Behind the wheel
Driving position, visibility, build quality
At first, it’s hard to get excited about the Octavia’s monotone interior, but it delivers in all the key areas. For example, it provides a decent amount of steering wheel adjustment and firm yet supportive seats that line up nicely with the wheel and pedals. This, plus standard lumbar support adjustment, provides you with a natural seating position that’s comfortable over long distances.
The Cactus, on the other hand, requires you to acclimatise to its unusual driving position. It, too, has both height and reach adjustment for the steering wheel and lumbar support as standard, but you sit low in the pillow-soft ‘Advanced Comfort’ seats with your thighs in an elevated position, due to the angle of the seat base. Imagine trying to drive while sitting on your couch and you’ll get the picture.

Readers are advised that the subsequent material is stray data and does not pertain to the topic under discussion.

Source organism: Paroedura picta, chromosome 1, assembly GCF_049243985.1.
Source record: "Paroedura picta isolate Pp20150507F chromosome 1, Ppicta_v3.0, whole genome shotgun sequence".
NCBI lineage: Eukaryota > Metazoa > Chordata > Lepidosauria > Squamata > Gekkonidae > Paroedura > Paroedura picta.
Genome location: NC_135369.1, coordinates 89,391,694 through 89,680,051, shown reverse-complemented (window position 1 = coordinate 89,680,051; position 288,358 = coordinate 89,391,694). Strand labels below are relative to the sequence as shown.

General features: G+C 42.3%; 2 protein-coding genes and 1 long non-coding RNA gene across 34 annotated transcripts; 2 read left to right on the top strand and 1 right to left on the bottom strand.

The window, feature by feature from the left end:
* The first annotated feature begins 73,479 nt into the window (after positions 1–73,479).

Forward and side visibility are good in both cars, thanks to their thin front pillars and tall windows, although the rearward view is more obscured in the Cactus due to its thick rear pillars and small rear screen. Rear parking sensors are standard on both cars, while reversing cameras cost extra.
A number of nice details (such as a lift-up glovebox lid that looks like an old travelling trunk) do their best to occupy your attention in the Cactus. But if you look closer, you’ll find a number of hard, scratchy plastics that don’t match the higher-quality materials found inside the Octavia.
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